Reacting quickly to the Michigan Supreme Court’s decision striking down a series of Governor Gretchen Whitmer’s COVID-19 Executive Orders, Michigan OSHA issued a series of COVID-19 emergency rules on October 14 to fill the void—many of which mirror the requirements imposed on employers by the Governor’s prior Executive Orders. When Gov Whitmer signed the Emergency Rules Order, Michigan became only the second state in the country with a set of enforceable, COVID-19 specific regulation.
- conduct workplace risk assessments for COVID-19 exposures;
- develop a written exposure control plan; and
- adopt a series of workplace protections.
“While most Michigan job providers are doing their part to slow the spread of COVID-19, these rules provide them with clarity regarding the necessary requirements to keep their workplaces safe and their employees healthy,” said Gov. Whitmer. “I will continue to work around the clock with my partners in labor and business to ensure protections for every Michigan worker.”
Because MIOSHA’s rule uses pretty vague language and is lean on detail, the agency has already begun to issue FAQs explaining what some of the provisions of the rule mean. Here is the first batch of FAQs:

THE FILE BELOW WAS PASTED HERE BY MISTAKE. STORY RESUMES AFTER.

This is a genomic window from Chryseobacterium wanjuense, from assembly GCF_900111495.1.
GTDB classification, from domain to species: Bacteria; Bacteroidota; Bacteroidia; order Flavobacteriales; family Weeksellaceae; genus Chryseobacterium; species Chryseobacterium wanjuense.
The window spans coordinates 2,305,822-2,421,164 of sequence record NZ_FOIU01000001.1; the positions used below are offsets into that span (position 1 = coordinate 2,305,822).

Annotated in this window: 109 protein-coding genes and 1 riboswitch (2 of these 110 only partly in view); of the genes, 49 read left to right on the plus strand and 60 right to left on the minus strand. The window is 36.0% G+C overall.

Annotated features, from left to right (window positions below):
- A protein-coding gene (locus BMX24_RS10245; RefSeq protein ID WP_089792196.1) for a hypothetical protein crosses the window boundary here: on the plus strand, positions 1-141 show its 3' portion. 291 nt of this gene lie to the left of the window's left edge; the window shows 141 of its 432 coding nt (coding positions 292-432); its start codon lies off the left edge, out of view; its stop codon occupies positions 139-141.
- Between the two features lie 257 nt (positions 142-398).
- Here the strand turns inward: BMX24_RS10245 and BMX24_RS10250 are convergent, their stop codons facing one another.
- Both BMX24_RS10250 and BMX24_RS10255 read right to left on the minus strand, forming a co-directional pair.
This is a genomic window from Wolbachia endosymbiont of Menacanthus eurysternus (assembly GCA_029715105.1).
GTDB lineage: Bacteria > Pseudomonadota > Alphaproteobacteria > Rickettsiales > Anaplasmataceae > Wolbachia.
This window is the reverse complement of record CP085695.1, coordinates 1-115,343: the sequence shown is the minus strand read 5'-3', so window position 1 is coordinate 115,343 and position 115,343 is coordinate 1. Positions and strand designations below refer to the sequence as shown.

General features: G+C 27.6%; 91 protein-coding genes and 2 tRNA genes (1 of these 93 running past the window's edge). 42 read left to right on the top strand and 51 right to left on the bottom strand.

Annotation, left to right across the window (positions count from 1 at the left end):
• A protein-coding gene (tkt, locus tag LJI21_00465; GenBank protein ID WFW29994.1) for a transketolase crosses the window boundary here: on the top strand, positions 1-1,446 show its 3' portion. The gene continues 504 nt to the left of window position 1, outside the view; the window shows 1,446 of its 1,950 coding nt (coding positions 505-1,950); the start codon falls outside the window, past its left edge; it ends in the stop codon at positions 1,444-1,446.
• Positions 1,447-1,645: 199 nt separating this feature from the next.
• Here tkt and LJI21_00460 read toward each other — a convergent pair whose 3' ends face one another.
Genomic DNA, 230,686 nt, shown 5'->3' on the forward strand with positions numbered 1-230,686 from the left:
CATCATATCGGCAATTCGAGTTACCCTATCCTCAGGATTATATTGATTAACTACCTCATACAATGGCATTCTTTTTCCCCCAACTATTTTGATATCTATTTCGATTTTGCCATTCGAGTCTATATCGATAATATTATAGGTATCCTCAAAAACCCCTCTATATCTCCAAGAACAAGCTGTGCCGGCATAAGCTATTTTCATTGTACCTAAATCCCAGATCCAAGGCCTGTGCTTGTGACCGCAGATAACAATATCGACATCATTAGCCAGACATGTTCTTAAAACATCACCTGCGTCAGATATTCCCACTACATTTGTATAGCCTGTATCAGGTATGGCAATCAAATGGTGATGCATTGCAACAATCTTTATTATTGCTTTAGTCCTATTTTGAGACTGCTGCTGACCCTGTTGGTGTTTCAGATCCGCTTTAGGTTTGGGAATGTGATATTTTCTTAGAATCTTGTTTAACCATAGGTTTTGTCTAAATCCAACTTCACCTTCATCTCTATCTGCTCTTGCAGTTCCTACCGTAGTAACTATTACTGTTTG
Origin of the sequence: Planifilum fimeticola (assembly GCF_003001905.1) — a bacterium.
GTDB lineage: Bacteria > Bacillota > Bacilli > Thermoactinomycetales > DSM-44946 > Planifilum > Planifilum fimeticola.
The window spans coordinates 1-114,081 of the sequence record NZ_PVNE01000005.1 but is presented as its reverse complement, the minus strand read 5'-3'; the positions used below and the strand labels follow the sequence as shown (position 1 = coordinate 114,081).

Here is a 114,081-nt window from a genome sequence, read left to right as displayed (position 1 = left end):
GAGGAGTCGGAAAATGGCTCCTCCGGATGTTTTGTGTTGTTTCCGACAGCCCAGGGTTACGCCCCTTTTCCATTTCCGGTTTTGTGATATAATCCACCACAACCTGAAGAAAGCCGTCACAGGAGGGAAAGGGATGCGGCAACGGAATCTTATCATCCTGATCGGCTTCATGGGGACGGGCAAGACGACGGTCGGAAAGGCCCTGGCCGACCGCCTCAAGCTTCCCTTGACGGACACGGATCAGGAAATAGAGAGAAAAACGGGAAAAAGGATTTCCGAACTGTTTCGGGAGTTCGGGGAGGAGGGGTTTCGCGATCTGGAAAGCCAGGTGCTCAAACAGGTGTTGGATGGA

- Executive Rule 11(1) requires employers to maintain a record of the daily screening. What daily screening records must the employer maintain?
- Executive Rule 11(1) requires employers to maintain a record of the daily screening. What is an acceptable “record”?
- Executive Rule 5(8) says: The employer shall create a policy prohibiting in-person work for employees to the extent that their work activities can feasibly be completed remotely. What type of policy is required?
- Executive Rule 7(6) requires face coverings in shared spaces, including during in-person meetings and in restrooms and hallways. When is a space considered a “shared space”?
- Is an office area containing employees in cubicle-styled configurations a “shared space”? Are employees required to wear face coverings while inside their cubicle?
- Who has to wear the non-medical grade face covering required by the Executive Rules and who has to provide them?
While MIOSHA had already been aggressively citing employers under the General Duty Clause over the past few months, most of those citation directly referenced Gov. Whitmer’s now-invalidated COVID-19 Executive Orders. Michigan employers can now be cited for violating these specific regulations. At the same time, however, Republican legislators have sent a series of bills to Governor Whitmer that include liability protections for employers that comply with MI OSHA guidelines, making compliance with these rules all the more important.
Employers with operations in Michigan wishing to avoid citations should take the following 5 steps as soon as practically possible: (1) Assess; (2) Plan; (3) Protect; (4) train; and (5) document.
STEP 1: Conduct Workplace Assessment & Make Exposure Determinations (ASSESS)